[ExI] Boltzmann brains
Rafal Smigrodzki
rafal.smigrodzki at gmail.com
Sat May 2 02:31:29 UTC 2020
It occurred to me today that Wolfram's hypergraph theory offers a solution
to the paradox of Boltzmann brains.
Boltzmann brains show up when you contemplate sufficiently large numbers of
fluctuating physical entities (atoms, molecules), where any physically
possible arrangement of molecules eventually happens by some random
aggregation of molecules. The theorists assume that the likelihood of a
particular arrangement of smaller entities coming "randomly" into existence
is a more or less simple function of the number of entities needed to form
that arrangement. Since it takes a lot fewer atoms to make a brain than
needed to make a galaxy, brains just randomly forming and miserably and
almost immediately expiring somewhere in the universe should outnumber
galaxies randomly forming in that universe by some hundreds of orders of
magnitude. Therefore, you should expect your existence to end just about
now, since you are more likely to be a Boltzmann brain than a brain in a
body on a planet. Since none of the Boltzmann brains survive to tell us
about their experiences, our life is not affected and the whole notion is
not excluded by available physical evidence.
The above assumes that the "random fluctuations" uniformly sample the
configuration space of molecular assemblies, without providing any clear
physical interpretation of how such a random process could work. It seems
to assume an idea of true randomness that given a bunch of swirling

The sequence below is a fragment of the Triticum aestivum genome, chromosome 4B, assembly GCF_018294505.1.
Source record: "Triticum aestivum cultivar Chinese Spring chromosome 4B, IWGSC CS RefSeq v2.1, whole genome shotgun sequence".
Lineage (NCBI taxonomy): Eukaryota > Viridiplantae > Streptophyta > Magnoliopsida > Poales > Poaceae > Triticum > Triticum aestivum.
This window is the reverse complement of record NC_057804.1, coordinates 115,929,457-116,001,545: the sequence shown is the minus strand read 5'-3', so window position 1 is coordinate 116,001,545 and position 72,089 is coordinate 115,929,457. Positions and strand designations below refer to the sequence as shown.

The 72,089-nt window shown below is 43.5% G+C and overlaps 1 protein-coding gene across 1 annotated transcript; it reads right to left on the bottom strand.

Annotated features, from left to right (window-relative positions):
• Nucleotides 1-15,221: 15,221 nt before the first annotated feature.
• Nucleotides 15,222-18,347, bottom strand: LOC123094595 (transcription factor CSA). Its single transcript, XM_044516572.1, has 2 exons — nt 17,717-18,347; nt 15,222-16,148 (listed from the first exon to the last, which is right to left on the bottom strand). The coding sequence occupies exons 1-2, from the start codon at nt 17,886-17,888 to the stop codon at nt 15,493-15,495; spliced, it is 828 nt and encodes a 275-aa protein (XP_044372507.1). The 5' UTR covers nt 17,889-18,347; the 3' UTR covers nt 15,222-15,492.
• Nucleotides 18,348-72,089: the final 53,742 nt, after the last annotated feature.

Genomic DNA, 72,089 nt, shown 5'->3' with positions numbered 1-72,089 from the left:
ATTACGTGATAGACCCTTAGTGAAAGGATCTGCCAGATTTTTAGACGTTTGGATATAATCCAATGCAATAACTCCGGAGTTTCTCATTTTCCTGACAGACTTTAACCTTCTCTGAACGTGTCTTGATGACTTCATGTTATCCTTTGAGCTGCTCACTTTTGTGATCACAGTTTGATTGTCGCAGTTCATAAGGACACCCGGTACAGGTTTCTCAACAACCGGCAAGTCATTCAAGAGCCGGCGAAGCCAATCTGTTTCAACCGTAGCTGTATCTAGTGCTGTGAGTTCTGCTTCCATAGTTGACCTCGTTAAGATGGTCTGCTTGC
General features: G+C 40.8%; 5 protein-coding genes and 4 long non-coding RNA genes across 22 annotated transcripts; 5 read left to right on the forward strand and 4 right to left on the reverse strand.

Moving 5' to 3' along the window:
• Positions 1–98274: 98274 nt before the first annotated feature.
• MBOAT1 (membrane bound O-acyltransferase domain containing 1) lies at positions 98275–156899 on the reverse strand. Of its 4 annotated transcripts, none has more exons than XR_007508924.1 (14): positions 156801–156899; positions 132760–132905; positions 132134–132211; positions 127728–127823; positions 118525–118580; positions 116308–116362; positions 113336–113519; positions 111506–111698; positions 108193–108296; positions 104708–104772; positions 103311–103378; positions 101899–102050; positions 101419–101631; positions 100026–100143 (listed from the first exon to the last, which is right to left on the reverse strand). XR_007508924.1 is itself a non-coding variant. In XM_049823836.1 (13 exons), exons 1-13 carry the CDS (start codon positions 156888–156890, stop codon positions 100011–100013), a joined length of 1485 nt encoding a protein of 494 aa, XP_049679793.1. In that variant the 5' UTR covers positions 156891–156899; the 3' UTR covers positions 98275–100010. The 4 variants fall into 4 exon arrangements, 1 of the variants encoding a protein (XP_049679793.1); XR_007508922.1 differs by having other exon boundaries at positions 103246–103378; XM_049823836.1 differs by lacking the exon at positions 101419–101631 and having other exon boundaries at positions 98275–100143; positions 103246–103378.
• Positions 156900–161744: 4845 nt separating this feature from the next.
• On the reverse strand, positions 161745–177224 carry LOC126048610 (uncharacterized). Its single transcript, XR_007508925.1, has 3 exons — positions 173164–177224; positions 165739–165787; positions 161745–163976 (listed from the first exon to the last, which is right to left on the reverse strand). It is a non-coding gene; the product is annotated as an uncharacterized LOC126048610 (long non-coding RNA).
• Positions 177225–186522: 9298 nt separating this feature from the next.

physical thingies literally anything can happen if you wait long enough.
You notice how I use very non-sciency sounding words to refer to this idea,
which I find rather suspect.
Wolfram's hypergraph theory is deterministic and finite.The laws of his
universes are simple rules repeatedly applied to simple mathematical parent
structures that generate completely predictable progeny structures, without
any place for randomness. The structures so created are however
computationally irreducible - the only way of finding out which structures
will be created by the process is to run the process, there are no exact
and general shortcuts.
It follows that if our universe is created by one of these deterministic
and finite processes, then there is a structure to the seemingly random
movements of molecules we see. The law of our universe does not uniformly
sample the configuration space of molecular assemblies. The law imposes a
precise structure on all that happens, and most stuff we can vaguely
imagine cannot happen. There is no physical shortcut that leads from a
handful of atoms to a Boltzmann brain, you actually have to go through
making quarks, then atoms, then galaxies, then planets... etc. The initial
state of the graph and the rule applying to it, the moment zero of all
time, is the ultimate conceivable high-energy and low-entropy physical
state and at the same time a pure mathematical entity. It implies all the
theorems true of that entity but not any other theorems.
Of course, since we don't know our universe's rule we cannot begin to
calculate if there are Boltzmann brains out there, and even if we knew the
rule we would not be able to run the rule's calculation precisely enough to
get an answer. So we still cannot exclude the possibility of Boltzmann
brains - but we can say that if Wolfram is right, then they are not
necessarily implied by the physics of our universe, and may very well be
forbidden.
If we find a good candidate for the rule of our universe, the final TOE,
among Wolfram's hypergraphs, we might eventually be able to perform
approximate first-principle calculations of vacuum energy, the cosmological
constant, find a solution to the vacuum catastrophe and calculate the
density of Boltzmann brains in space.
My guess is Boltzmann brains are very few and far between, compared to us
normal folks.
Rafal
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